19 Reasons Why It Is Time To Start Freaking Out About The Global Economy
Yes, it is officially time to start freaking out about the global economy. The European financial system is falling apart and it is going to go down hard. If Europe was going to be saved it would have happened by now.
The big money insiders have already pulled their funds from vulnerable positions and they are ready to ride the coming chaos out. Over the next few months the slow motion train wreck currently unfolding in Europe will continue to play out and things will likely really start really heating up in the fall once summer vacations are over. Most Americans greatly underestimate how much Europe can affect the global economy. Europe actually has a larger population than the United States does. Europe also has a significantly larger economy and a much larger banking system. The world is more interconnected today than ever before, and a collapse of the financial system in Europe will cause a massive global recession. Once the global economy slides into another major recession, it is going to take years to recover. The pain is going to be immense. Yes, that is going to include the United States. Sadly, we never recovered from the last recession, and it is frightening to think about how much farther this next recession is going to knock us down.
The big problem is that there is simply way, way, way too much debt in the United States and Europe. It has been a lot of fun spending all of this borrowed money, but now we get to pay the price.
The following are 19 reasons why it is time to start freaking out about the global economy....
#1 The yield on 10 year Italian bonds has now risen to more than 6 percent.
#2 The yield on 10 year Spanish bonds has now risen to more than 7 percent. This is considered to be an unsustainable level.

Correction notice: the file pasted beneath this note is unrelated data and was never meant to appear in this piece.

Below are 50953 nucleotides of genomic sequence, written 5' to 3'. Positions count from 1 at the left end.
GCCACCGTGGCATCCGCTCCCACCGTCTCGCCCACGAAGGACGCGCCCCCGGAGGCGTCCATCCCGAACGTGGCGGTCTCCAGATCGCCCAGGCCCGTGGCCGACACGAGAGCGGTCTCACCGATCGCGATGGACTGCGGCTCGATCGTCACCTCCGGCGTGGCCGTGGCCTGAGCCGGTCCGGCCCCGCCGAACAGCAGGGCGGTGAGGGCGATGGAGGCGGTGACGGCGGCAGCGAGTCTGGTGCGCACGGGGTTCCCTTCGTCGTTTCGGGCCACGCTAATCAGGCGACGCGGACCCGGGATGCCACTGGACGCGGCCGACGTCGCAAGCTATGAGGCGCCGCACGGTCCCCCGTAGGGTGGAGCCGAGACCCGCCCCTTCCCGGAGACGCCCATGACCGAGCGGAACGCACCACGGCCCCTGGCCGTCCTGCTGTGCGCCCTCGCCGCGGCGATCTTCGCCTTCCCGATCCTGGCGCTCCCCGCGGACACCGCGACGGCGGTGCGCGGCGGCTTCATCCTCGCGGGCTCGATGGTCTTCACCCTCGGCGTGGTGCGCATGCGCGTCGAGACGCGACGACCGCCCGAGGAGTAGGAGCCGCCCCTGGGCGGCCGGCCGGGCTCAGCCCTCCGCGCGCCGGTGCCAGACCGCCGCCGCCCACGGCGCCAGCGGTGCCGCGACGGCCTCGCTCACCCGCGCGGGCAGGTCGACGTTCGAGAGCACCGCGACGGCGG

#3 Citigroup Chief Economist Willem Buiter says that both Italy and Spain are going to need major bailouts.
#4 The Spanish banking crisis continues to get worse. The following is from a CNN article that was posted on Monday....
But the depth of the nation's crisis has raised doubts about whether €100 billion will be enough to recapitalize the banks. For example, the Bank of Spain, the nation's central bank, released data Monday showing that "doubtful" loans -- those that are more than 3 months overdue -- rose to €152.7 billion in April, equal to 8.7% of all the loans held by the nation's banks.
#5 Unemployment in Spain is sitting at a record high of over 24 percent with no hope in sight.
#6 Unemployment in the eurozone as a whole has hit a brand new all-time record high.
#7 The socialists won an outright majority in the recent parliamentary elections in France. That means that France and Germany are now headed in completely different directions. The close cooperation that we have seen between France and Germany in recent years is now over.
#8 New French President Francois Hollande has promised to implement a top tax rate of 75 percent on those making over 1 million euros a year.
#9 German Chancellor Angela Merkel has declared that Germany will not budge at all on the terms of the Greek bailout.
#10 Analysts at Citigroup Global Markets are projecting that the odds of Greece leaving the euro over the next 12 to 18 months are still between 50 and 75 percent.
#11 Money is being transferred from banks in southern Europe to banks in northern Europe at an astounding pace....
Financial advisers and private bankers whose clients have accounts too large to be covered by a Europe-wide guarantee on deposits up to 100,000 euros ($125,000), are reporting a "bank run by wire transfer" that has picked up during May.
Much of this money has headed north to banks in London, Frankfurt and Geneva, financial advisers say.